Weekly Round Up: Eve, Fantasy Island, McDonalds

McDonalds

Streaming giants Netflix have decided to pick-up Andy Serkis’ adaptation of The Jungle Book. Called Mowgli, Serkis’ film was set to be his directorial debut but was held back so as to not clash with Disney’s own live-action reimagining of the classic tale. Serkis’ vision is rumoured to be a lot darker and more adult in terms of content, and so will likely feel right at home with Netflix.

It looks like the streaming service have also decided to nab the rights to Serkis’ planned follow-up toe Mowgli, a live-action adaptation of George Orwell’s Animal Farm, which will utilise motion capture once more.

Mowgli is now scheduled to be released in early 2019, and has an impressive cast, including Christian Bale, Cate Blanchett, Benedict Cumberbatch and Serkis himself, but previous distributors Warner Bros. had been nervously moving it around the release calendar since 2016. As a result Netflix’s decision to purchase the rights and “save” Mowgli is seen by some as yet another example of how the company are changing the way Hollywood works.

Meanwhile, in the world of Hollywood proper we’ve got plenty of reboots, remakes and sequels to keep you all happy. But first…

Matt Damon and Ben Affleck are embarking on a joint project once more, this time a true story with Affleck directing and Damon starring as an ex-police officer who rigged the McDonald’s monopoly game for nearly 12 straight years.

This is probably the benefit of Affleck severing his commitment to DC. His previous films behind the camera have all been varying degrees of good and so it’s nice to see him turning back to it once more.

And while we’re talking about new projects, Jessica Chastain, who is currently busy at work on IT: Chapter 2, has announced that she’ll be starring in what she hopes will be her very own franchise starter (no, not Molly’s Game. That didn’t work out). The film is called Eve and will tell the story of “a ruthless assassin who is hunted by her former employers while trying to tell her family the truth about what she does for a living”.

The film is set to be written and directed by Matthew Newton, who was the man behind indie successes Who Are We Now and From Nowhere. It is just the next in a long line of smaller action movies that were kickstarted by the success of the Keanu Reeve’s starring John Wick in 2014. But hey, who am I to judge? I’m down with this trend, not least because it tends to mean much less CG, way more practical stunts and, perhaps most importantly, no superheroes!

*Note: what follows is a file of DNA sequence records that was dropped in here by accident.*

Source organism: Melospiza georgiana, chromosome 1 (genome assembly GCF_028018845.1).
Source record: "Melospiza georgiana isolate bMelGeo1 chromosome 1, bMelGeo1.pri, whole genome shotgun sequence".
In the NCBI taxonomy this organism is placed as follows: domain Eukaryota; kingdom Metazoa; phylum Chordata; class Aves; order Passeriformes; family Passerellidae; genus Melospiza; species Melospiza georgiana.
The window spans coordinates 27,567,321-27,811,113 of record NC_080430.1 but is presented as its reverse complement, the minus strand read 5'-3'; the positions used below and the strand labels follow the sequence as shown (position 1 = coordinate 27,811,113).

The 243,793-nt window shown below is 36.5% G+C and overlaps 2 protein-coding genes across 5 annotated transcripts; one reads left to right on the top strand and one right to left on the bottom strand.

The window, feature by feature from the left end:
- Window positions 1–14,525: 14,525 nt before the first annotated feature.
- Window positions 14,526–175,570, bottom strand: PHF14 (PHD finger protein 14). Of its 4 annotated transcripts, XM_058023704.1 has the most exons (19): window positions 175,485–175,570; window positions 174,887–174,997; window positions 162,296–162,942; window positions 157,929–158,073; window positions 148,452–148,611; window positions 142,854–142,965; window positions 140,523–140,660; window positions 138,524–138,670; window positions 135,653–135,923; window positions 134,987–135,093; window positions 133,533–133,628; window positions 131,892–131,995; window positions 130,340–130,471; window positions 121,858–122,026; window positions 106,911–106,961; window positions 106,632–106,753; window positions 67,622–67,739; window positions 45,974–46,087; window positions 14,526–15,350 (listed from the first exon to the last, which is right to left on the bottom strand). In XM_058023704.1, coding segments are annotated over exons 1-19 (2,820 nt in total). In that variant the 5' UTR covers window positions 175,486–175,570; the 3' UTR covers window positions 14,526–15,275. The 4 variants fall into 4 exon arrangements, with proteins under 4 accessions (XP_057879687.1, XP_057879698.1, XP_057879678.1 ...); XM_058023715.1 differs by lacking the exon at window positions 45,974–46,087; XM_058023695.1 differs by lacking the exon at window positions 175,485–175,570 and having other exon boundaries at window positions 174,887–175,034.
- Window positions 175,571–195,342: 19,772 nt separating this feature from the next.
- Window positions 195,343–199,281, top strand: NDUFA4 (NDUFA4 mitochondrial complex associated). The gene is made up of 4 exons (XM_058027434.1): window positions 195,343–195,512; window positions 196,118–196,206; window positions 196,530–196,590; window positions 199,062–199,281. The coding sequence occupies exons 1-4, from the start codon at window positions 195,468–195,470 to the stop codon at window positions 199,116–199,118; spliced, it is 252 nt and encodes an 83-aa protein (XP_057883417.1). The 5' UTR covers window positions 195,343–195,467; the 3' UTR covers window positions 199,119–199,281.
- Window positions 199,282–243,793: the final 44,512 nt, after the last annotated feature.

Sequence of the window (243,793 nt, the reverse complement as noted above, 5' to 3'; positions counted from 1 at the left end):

Now, onto the big news of the week…. Sigh… Star Wars Episode IX began shooting this week with J J Abrams back in the director’s chair after his successful remake of the original Star Wars, The Force Awakens. An official cast list was also released this week, and on it was the late Carrie Fisher.

Disney has since confirmed that they will be utilising previously unused footage from previous films to include her after releasing a statement saying they wanted to honour her memory and would not consider using computer graphics to create her in the same way they did with Peter Cushing. Which does beg the question, why exactly is it okay to not honour Peter Cushing’s memory? Apparently, we’ve now reached a point where five decades of work counts to nothing if you’re not a main character or fan favourite in Star Wars…

Also on the cast list was returning Lando Billy Dee Williams, who will reprise his role after being absent from the last two chapters. Felicity star Keri Russell and Richard E Grant were also confirmed as being involved.

But who cares about Star Wars when you’ve got a movie adaptation of Fantasy Island to look forward to? Am I right? Anyone…? Bueller?

Well, like it or not, Blumhouse, the production company behind modern horror franchises such as Insidious and The Purge, as well as modern horror classics like Get Out and Happy Death Day, have announced that they’re planning to remake ABC’s 1977 to 1984 classic Fantasy Island for modern audiences.

The film will be directed by Kick Ass 2’s Jeff Wadlow, so expect it to disastrously miss everything that made the original work. I mean, c’mon. Kick Ass 2 sucked.



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Alex Secker is a writer/director/editor. His debut feature film, the micro-budget thriller Follow the Crows, won Best Independent Film at the Global Film Festival Awards, while his stage-play, The Door, won the People’s Choice Award at the 2017 Swinge Festival. He enjoys watching and writing about movies, having loved the medium since a young age, as well as discussing them on his weekly podcast, Cultish: A Movie Podcast. He lives in Wiltshire with his partner and two children.

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